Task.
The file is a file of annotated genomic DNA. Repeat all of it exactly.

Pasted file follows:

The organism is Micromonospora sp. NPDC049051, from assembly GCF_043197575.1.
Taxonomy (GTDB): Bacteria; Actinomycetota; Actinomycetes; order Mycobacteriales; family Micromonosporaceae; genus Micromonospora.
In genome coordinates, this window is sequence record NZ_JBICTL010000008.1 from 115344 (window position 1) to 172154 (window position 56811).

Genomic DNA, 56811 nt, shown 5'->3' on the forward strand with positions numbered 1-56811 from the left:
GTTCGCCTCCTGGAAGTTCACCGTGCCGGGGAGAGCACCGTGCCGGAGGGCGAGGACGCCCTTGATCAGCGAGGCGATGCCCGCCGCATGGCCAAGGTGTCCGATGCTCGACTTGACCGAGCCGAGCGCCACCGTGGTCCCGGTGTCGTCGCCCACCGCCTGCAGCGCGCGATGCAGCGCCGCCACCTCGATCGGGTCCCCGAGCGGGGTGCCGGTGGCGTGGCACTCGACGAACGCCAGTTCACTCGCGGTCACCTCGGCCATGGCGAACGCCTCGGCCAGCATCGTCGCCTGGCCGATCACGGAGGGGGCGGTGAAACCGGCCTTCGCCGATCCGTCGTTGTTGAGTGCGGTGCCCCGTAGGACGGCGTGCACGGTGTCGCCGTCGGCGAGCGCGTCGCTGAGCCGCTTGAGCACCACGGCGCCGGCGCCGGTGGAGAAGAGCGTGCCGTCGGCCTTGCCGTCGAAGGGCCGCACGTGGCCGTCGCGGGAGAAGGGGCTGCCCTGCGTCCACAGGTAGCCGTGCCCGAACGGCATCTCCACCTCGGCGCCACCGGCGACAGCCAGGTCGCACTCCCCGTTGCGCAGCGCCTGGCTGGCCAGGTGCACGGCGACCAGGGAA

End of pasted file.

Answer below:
The organism is Micromonospora sp. NPDC049051, from assembly GCF_043197575.1.
Taxonomy (GTDB): Bacteria; Actinomycetota; Actinomycetes; order Mycobacteriales; family Micromonosporaceae; genus Micromonospora.
In genome coordinates, this window is sequence record NZ_JBICTL010000008.1 from 115344 (window position 1) to 172154 (window position 56811).

Genomic DNA, 56811 nt, shown 5'->3' on the forward strand with positions numbered 1-56811 from the left:
GTTCGCCTCCTGGAAGTTCACCGTGCCGGGGAGAGCACCGTGCCGGAGGGCGAGGACGCCCTTGATCAGCGAGGCGATGCCCGCCGCATGGCCAAGGTGTCCGATGCTCGACTTGACCGAGCCGAGCGCCACCGTGGTCCCGGTGTCGTCGCCCACCGCCTGCAGCGCGCGATGCAGCGCCGCCACCTCGATCGGGTCCCCGAGCGGGGTGCCGGTGGCGTGGCACTCGACGAACGCCAGTTCACTCGCGGTCACCTCGGCCATGGCGAACGCCTCGGCCAGCATCGTCGCCTGGCCGATCACGGAGGGGGCGGTGAAACCGGCCTTCGCCGATCCGTCGTTGTTGAGTGCGGTGCCCCGTAGGACGGCGTGCACGGTGTCGCCGTCGGCGAGCGCGTCGCTGAGCCGCTTGAGCACCACGGCGCCGGCGCCGGTGGAGAAGAGCGTGCCGTCGGCCTTGCCGTCGAAGGGCCGCACGTGGCCGTCGCGGGAGAAGGGGCTGCCCTGCGTCCACAGGTAGCCGTGCCCGAACGGCATCTCCACCTCGGCGCCACCGGCGACAGCCAGGTCGCACTCCCCGTTGCGCAGCGCCTGGCTGGCCAGGTGCACGGCGACCAGGGAA